Face recognition software – new technology to transform conservation

I came across something cool today – LemurFaceID.

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A new facial recognition programme developed by Michigan State University has managed to correctly identity different lemurs through photographs of their faces with a staggering 98% accuracy.

Conservationists currently have to carry out their research by capturing wild animals by the use of tranquilizers and humane traps, and sticking microchips in them or attaching cumbersome tracking collars. This very rarely causes any lasting harm but it can – unsurprisingly – distress the animals in the short term. New technology is being utilized in various ways by conservation scientists – for examples, drones for following migratory species, GPS trackers for locating illegal poaches – to improve our knowledge and enable us to better protect endangered species.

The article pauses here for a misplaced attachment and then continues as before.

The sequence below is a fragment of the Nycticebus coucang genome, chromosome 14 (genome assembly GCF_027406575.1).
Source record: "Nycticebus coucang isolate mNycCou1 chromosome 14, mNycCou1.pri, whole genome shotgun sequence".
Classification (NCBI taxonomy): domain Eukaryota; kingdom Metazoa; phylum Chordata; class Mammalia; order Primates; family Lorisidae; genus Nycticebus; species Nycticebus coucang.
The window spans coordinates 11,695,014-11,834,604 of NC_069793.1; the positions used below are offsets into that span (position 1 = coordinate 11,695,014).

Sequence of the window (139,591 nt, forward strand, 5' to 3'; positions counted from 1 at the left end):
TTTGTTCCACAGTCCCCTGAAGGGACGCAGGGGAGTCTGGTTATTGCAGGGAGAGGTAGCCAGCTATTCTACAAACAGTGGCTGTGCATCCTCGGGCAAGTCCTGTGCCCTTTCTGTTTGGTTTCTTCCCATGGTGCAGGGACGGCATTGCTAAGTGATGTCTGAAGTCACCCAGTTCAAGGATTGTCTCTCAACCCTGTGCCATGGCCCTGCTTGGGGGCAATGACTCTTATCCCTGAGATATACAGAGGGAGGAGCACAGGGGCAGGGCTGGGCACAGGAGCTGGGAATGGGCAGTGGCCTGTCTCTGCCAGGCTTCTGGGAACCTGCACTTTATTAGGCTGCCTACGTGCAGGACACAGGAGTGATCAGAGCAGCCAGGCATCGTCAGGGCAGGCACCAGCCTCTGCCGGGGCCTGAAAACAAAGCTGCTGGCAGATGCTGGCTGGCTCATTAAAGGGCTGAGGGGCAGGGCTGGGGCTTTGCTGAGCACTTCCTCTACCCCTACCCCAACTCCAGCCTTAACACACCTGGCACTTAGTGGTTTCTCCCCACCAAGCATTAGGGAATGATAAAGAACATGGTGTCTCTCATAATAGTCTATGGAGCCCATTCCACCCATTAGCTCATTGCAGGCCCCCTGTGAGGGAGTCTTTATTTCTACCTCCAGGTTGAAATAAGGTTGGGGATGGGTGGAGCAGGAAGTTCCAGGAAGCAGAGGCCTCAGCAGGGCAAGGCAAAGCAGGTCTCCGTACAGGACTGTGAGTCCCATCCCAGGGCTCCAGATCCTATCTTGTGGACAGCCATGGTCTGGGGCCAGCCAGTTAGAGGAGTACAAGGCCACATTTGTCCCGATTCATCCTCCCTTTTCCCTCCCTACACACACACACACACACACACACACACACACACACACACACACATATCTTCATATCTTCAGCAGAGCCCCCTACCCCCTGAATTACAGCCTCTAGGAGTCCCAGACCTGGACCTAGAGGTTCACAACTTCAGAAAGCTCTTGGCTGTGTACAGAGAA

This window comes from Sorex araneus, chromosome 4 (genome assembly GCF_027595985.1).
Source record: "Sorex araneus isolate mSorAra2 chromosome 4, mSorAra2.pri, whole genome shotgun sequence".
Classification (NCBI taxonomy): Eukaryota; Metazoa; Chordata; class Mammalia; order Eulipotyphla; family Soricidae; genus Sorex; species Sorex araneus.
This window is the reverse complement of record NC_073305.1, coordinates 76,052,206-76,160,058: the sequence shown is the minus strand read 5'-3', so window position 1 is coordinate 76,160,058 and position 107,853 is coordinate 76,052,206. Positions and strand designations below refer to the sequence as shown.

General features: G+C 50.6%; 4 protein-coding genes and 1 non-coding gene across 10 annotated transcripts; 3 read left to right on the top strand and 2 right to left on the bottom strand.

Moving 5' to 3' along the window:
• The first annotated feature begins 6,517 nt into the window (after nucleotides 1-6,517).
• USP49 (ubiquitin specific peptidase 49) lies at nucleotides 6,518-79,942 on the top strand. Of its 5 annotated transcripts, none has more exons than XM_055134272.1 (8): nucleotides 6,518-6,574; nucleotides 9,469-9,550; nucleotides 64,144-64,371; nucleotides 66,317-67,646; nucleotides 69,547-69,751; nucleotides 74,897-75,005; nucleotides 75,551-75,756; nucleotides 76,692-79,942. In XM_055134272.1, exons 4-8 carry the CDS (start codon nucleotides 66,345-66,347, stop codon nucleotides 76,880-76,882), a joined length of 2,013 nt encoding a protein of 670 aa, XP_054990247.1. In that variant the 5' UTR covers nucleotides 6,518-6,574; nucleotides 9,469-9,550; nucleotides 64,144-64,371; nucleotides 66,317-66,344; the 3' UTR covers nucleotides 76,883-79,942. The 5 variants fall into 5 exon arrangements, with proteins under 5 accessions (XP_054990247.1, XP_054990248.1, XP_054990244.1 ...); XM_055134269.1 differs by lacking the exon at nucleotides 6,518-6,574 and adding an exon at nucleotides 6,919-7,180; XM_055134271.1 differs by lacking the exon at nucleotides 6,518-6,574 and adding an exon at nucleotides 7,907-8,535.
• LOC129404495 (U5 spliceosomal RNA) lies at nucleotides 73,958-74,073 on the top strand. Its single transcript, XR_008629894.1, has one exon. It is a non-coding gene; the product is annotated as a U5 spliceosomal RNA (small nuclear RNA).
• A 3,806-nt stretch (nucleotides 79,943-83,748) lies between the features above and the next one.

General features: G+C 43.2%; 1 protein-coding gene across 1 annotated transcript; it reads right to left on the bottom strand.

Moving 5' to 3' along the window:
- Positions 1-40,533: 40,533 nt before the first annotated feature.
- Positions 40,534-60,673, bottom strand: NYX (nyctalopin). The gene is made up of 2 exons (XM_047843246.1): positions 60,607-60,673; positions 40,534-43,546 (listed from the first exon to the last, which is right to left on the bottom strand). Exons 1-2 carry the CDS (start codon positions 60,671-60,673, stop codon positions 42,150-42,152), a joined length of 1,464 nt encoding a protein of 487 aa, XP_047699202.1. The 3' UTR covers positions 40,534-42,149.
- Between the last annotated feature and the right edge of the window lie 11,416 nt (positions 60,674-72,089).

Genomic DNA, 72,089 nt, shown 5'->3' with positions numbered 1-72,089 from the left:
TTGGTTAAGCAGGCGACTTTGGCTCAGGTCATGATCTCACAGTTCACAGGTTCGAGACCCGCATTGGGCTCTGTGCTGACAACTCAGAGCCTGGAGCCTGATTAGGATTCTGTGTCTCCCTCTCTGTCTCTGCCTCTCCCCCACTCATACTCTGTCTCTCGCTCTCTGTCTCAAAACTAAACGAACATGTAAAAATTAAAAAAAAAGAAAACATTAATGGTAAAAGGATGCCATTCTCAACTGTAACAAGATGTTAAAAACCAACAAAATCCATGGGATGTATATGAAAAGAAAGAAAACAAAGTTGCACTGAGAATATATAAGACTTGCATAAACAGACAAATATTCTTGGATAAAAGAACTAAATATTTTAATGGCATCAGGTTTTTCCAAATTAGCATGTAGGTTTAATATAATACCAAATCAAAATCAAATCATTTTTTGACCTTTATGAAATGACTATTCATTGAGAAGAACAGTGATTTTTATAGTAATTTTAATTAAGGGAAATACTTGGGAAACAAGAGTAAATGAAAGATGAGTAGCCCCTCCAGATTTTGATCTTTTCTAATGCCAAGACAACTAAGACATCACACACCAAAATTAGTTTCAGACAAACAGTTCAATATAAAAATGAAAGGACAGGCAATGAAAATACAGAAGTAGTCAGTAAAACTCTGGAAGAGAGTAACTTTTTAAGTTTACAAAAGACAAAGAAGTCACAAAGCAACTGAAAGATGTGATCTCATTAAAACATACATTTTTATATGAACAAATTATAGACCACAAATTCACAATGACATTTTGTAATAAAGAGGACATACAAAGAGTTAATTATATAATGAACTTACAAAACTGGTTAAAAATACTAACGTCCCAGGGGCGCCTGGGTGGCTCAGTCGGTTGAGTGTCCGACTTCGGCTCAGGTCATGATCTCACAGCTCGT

Jain (the brains behind LemurFaceID) used a dataset of roughly 462 images of 80 red-bellied lemurs, taken in Madagascar’s Ranomafana National Park, and 190 images of other lemur species to train a facial recognition system, called LemurFaceID. “Training” entails feeding image data through an algorithm that calculates variations between pixels. Each pixel is a string of 1s and 0s, so these algorithms yield mathematically unique patterns, or solutions, that distinguish a face, or a lemur, from one another.

Genius, huh?

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